Despite the common wisdom that the United States is the most religious of all Western democracies, this is a country which, in its most important aspect, can be deeply hostile to religion. I got a powerful reminder of the depth of that hostility recently, when I received this year's tuition bills for my children's private Jewish day schools.

I'll withhold the total dollar amount, because I don't want you to have a coronary, but with seven children in private religious education, and with tuition for Jewish day schools running at about $9,000 per child (and that's with a discount), you can easily imagine the astronomical bill. Still, I'm prepared to cover this huge sum because a religious and moral education for my children is non-negotiable. But here's the rub. In addition to the high tuition that I struggle to meet, I am also required to pay steep property taxes to cover the public school system that my kids would be using if they were not in parochial schools.

That's right. The United States, alone among the great democracies of the world, shows contempt for religious parents by making them pay twice for their children's education, refusing to put even a single dollar of their tax money toward their children's religious schools.

Why should parents be penalized for wanting to give their children a religious education? Is it a sin to teach children the need for spirituality in life, to condition them to the sanctity of human life, and to expose them to the great ethical code contained in the Ten Commandments? Is it right to be penalized tens of thousands of dollars each year for wanting to give children a solid moral and ethical education that will make them more readily appreciate the democratic and humanitarian ideals upon which a great country like the United States is built, and be more patriotic as a result?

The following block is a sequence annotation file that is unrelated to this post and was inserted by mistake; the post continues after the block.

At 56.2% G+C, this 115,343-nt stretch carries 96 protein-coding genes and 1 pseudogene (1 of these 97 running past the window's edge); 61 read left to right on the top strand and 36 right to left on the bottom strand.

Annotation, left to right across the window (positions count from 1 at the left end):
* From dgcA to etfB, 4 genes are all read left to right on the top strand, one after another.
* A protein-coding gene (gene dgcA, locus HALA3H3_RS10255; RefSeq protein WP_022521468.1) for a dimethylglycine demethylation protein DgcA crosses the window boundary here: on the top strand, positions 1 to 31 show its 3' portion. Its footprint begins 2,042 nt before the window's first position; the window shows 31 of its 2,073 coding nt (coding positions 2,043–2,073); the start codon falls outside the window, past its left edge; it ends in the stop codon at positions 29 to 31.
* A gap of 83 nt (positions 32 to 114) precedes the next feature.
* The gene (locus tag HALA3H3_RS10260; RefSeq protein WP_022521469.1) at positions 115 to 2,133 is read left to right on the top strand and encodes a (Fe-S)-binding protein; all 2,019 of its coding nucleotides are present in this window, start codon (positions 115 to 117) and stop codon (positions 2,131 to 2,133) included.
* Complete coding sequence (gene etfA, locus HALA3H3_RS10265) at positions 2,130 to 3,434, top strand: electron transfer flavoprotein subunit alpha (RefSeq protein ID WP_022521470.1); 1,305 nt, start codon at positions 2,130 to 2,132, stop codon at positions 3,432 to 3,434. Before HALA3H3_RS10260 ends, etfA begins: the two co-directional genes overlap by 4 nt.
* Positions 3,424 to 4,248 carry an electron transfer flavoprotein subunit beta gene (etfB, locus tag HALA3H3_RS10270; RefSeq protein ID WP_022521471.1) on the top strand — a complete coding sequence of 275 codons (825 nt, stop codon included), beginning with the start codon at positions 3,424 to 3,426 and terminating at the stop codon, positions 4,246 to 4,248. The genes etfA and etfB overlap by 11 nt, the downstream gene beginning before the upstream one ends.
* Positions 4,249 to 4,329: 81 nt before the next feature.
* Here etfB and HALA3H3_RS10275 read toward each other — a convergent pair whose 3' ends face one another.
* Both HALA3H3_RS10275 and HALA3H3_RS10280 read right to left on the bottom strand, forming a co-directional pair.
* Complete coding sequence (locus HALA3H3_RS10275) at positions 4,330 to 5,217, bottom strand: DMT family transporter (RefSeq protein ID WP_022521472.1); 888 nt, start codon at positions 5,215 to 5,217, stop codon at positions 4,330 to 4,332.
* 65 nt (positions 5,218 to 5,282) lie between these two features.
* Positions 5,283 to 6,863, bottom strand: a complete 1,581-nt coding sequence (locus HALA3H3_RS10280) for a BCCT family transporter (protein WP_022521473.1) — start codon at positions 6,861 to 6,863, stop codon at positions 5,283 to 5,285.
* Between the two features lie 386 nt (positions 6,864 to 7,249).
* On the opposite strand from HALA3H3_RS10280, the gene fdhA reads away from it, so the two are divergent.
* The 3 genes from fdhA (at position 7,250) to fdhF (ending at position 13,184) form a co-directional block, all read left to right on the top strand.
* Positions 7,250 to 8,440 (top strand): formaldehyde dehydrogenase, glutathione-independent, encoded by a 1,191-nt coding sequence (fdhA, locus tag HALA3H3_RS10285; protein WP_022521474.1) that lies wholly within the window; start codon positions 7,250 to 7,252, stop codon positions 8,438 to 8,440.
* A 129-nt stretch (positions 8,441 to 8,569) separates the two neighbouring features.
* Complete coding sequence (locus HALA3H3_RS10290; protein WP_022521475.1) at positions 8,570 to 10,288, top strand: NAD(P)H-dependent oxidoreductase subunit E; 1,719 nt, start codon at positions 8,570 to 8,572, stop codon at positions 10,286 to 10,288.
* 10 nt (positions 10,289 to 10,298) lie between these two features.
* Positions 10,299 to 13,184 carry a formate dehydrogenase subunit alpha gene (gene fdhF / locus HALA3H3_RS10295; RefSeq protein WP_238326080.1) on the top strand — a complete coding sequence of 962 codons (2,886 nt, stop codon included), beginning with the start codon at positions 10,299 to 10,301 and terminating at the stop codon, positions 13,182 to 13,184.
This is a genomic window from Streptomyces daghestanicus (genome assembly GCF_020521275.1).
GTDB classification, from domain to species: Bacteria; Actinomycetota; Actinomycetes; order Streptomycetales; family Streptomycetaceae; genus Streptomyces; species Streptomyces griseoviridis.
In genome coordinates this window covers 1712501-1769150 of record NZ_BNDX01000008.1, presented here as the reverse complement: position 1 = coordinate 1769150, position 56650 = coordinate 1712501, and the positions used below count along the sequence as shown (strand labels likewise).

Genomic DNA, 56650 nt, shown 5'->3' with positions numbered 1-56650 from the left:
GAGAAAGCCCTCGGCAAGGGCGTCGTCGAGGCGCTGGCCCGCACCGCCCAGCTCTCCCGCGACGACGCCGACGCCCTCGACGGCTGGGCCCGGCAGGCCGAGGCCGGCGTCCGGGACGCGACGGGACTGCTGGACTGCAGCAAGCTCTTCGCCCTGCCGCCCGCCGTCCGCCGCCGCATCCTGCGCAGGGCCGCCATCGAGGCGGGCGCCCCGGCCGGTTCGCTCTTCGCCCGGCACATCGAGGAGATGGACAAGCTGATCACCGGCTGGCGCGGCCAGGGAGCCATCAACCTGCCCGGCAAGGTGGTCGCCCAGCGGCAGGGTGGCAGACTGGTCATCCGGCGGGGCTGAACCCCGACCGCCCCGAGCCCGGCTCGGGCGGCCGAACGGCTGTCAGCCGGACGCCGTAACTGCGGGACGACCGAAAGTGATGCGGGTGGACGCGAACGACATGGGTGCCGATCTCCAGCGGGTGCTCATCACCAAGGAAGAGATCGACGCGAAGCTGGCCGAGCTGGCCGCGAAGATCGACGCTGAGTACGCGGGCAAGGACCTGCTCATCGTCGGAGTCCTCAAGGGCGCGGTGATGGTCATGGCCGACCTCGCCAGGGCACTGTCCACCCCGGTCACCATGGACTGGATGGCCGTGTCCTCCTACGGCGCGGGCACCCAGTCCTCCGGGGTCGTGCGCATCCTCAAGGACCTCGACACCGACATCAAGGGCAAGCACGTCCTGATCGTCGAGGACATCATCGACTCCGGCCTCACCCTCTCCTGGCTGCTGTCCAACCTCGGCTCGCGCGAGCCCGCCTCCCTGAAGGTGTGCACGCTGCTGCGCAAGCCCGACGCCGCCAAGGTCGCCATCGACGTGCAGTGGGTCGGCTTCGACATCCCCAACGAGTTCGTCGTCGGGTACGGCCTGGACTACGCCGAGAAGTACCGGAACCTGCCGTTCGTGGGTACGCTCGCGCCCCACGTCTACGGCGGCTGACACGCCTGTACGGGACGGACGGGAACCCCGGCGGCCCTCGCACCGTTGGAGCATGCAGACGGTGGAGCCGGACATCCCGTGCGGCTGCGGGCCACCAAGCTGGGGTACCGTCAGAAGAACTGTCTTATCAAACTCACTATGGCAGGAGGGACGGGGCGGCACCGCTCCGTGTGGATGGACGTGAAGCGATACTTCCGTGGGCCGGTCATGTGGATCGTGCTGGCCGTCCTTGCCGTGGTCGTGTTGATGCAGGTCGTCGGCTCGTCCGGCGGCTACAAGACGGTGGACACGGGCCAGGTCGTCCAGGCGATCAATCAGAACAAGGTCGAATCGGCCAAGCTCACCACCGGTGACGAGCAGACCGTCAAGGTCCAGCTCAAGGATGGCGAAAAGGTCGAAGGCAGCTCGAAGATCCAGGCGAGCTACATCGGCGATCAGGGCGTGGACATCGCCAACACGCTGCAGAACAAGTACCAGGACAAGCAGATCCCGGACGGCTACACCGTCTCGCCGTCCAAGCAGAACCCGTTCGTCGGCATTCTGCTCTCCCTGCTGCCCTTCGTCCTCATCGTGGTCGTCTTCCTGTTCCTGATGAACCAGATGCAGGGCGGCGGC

It is precisely the moral values children absorb in a religious school that will ensure that they grow to be law-abiding citizens and therefore, even in the most practical sense, of great economic value to their country. After all, what percentage of kids who receive a solid religious and moral grounding end up robbing a liquor store and going to prison, or becoming drug addicts, and thereby costing the state tens of thousands of dollars per year in prison or rehabilitation costs? And yet it is precisely those parents for whom a religious education is not pivotal, and who are prepared to risk their kids in the dangerous jungles of the American public school system, with its much higher rate of juvenile delinquency, who are given massive financial incentives to do so.

When I lived in England, as the rabbi at Oxford University for 11 years, my children attended some of the best Jewish day schools in the world. Yet the cost to me was minimal, because the British government subsidizes the cost of the secular curriculum, while the religious studies are, of course, paid for by the parents.

Parents in Israel, of course, have it much better. As Jewish parents in a Jewish state, they can send their kids to the most religious day schools at practically no cost, their tax dollars being used, rightly, to fund their children's complete education. But even solidly secular countries such as Canada and France, which Americans perceive as being hostile to religion, all have government subsidies for religious schools. Only America, the most religious of them all, brutally punishes religious parents by not allowing their hard-earned tax dollars to fund their children's parochial schools.